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Psychology Colloquium presents: ‘What Evolutionary Theory Tells Us About Behavior’ by William M. Baum PhD

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Please join us in Veterans Hall on the second floor of the Ellison Campus Center to meet for brunch and listen to a talk by William M. Baum PhD, an associate researcher at the University of California Davis.

Baum's research concerns choice, molar behavior/environment relations, foraging, cultural evolution, and behaviorism. He is the author of the book “Understanding Behaviorism: Behavior, Culture, and Evolution.”

Topic of discussion: What Evolutionary Theory tells us about behavior

Why do organisms and behavior exist? Organisms exist because of genes that make organisms increase reproductive success. An organism’s behavior is its interactions with its environment. Behavior, on average and in the long run, functions to serve reproduction.

Survival usually serves reproduction, and other activities like maintaining health, maintaining relationships, and gaining resources usually serve survival and sometimes directly serve reproduction.

When phylogenetically important features of the environment vary in ways that can be tracked by physiological mechanisms, selection favors phenotypic plasticity. Part of phenotypic plasticity is behavioral plasticity. Phylogenetically important events (PIEs), such as the presence of potential mates, predators, or prey, impact the reproductive success and underpin selection for behavioral plasticity.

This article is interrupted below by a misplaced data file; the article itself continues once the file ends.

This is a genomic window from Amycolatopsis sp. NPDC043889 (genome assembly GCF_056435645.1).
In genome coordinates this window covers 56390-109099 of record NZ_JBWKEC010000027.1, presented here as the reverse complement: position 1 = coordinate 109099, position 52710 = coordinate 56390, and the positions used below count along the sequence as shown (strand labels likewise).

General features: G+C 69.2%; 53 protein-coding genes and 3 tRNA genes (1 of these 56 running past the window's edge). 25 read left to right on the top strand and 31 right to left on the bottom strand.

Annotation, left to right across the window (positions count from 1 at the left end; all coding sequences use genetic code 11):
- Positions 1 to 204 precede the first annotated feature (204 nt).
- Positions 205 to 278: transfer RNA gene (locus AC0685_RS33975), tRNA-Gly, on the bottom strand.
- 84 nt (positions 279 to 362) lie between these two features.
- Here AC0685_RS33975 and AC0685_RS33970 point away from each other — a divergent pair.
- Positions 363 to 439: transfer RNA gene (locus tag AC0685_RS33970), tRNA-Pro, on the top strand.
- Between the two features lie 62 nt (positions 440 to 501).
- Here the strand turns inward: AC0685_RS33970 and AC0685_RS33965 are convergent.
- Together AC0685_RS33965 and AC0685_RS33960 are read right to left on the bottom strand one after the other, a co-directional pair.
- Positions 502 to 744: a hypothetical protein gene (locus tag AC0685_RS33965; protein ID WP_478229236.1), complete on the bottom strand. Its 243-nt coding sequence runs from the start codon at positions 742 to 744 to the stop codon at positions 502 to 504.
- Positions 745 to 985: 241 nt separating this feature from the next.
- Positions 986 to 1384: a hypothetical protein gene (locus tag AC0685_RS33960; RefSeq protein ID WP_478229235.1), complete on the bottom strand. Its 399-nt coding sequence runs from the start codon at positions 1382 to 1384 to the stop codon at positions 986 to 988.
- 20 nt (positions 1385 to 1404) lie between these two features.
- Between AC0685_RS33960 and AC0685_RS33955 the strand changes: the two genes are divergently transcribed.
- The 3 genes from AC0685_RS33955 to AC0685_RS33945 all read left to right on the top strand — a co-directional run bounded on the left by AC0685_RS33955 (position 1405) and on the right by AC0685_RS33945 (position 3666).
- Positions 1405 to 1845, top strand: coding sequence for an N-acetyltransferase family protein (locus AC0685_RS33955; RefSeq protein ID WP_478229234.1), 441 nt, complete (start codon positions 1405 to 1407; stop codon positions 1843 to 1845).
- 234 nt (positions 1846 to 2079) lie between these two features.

PIEs induce activities that tend to mitigate threats and enhance benefits. Additionally, selection favors phenotypes that respond to covariance in the environment between PIEs and other events and between activities and PIEs.

Events that co-vary with a PIE come to induce the same activities as the PIE, and activities that co-vary with a PIE come to be induced by the PIE. Induction is the mechanism of the Law of Allocation that governs the allocation of time among an organism’s activities.

This event is a collaboration of the psychology and biology departments.

When 1:30pm
Assistant Professor Ashita Goswami

For access and accommodation information, visit our page on access or email

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